History of Fshion

Fashion

Here are the historic fashion design trends of 1932. The pictures of these vintage dress styles were offered to the readers of the Ladies Home Journal in May of 1932. Most of the fashions illustrated were for dress patterns as many women of the Great Depression made their own clothing.
The world, then, was deep into the grip of the Great Depression. It was a terrible time with a 25 % unemployment rate. People who did work often had their hours and pay reduced. Others worked harder for less pay. Tent cities and shanty towns grew in areas around the country where refugees looked for work. Nearly half the banks in the United States failed, and withdrawals even at safe banks were often restricted due to the fear of bank runs.
Fashion design moved toward simpler lines to reflect the simpler lives of the public. However, there was a great interest in the glamour of the wealthy as well as in the glamour portrayed by Hollywood. People dreamed of the luxurious past, but lived with a new economic severity.
The magazine displayed the types of clothing that regular middle class women appreciated. Just like the middle class magazines of later years, LHJ portrayed the kinds of fashion designs that most women might actually wear or hope to wear - not the expensive, out of reach costumes of the more stylish magazines.
Over the top outfits of the Roaring '20's were in mothballs. Fun, Bohemian inspired clothing trends and extravagant clothing designs went out with the Stock Market Crash. The party was over. Yet the fashions of the 1930's were attractive and feminine and quite beautiful.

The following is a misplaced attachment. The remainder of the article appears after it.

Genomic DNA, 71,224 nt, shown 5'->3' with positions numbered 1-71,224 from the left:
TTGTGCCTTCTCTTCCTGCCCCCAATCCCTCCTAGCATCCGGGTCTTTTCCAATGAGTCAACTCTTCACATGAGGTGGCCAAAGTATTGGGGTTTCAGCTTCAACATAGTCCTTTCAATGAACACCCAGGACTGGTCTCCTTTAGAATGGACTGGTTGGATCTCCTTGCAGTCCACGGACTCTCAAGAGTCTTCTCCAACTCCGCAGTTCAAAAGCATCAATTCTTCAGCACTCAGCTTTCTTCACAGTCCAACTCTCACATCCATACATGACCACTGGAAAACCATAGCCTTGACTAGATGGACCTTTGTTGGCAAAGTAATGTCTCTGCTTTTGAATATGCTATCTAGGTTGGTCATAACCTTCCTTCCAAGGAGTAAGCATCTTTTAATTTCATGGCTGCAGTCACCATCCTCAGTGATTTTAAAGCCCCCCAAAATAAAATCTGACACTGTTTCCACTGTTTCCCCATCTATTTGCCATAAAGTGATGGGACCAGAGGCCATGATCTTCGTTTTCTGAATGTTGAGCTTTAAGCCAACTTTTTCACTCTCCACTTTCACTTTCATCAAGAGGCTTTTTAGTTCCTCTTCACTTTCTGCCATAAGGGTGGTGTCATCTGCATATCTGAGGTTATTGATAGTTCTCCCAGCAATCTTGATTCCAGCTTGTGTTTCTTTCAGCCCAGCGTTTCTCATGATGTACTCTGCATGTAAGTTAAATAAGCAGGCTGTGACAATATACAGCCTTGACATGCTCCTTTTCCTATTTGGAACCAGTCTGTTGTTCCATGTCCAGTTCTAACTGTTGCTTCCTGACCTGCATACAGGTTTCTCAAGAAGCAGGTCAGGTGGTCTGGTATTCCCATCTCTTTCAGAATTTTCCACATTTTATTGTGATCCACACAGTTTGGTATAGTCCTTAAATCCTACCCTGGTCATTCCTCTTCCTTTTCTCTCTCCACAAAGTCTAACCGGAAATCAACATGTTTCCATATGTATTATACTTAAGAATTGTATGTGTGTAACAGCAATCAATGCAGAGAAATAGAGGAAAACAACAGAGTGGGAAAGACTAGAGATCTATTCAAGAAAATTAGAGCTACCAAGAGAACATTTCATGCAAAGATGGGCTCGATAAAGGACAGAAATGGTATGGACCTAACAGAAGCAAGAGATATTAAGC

Women's fashion design had taken a turn toward cleaner, simpler lines that reflected the new austerity of a bad economy. Notice the limited color featured in the pictures. Magazine ads of the Great Depression showed far less color than they do today as ink was expensive. Most fashion illustrations in magazines showed the clothing in sketch form rather than photographs.

Dress Design of 1932

Paris was the fashion leader of the day and fusionists declared that the public was in a 'chastened mood,' due to the tanked economy, and no longer wanted extravagance. Simplicity and straight lines were the order of the day with a 'transition from hysterical luxury' toward a more placid existence.
Waistlines were up in 1932 as opposed to the previous year's normal waistlines. Cotton moved from the back porch and was featured in chic town suits.
 Recommended popular fabrics included:
  • Crepe de chine
  • Crepe satin
  • Crepe Mongol
  • Percale
  • Georgette 
  • Plain and printed chiffon 


    In 1932, people wore hats and no ensemble was complete without one. The season's fashionable hats perched on top of the head and were accented with the addition of flowers or bows. Hat brims were narrow, turned down in front and up in the back and worn at a rakish angle.

     As waistlines rose, shoulders broadened with some dresses and suits featuring shoulder pads. The aim was to slenderize with clean, straight lines and a neat, tailored cut to dresses. Some designers approached a 'mannish' look to their clothing lines. Diagonal lines were popular with many of the top fashion designers.


    Jackets were short, bolero style in both sportswear and evening wear, though a few suits were shown with longer jackets to slenderize.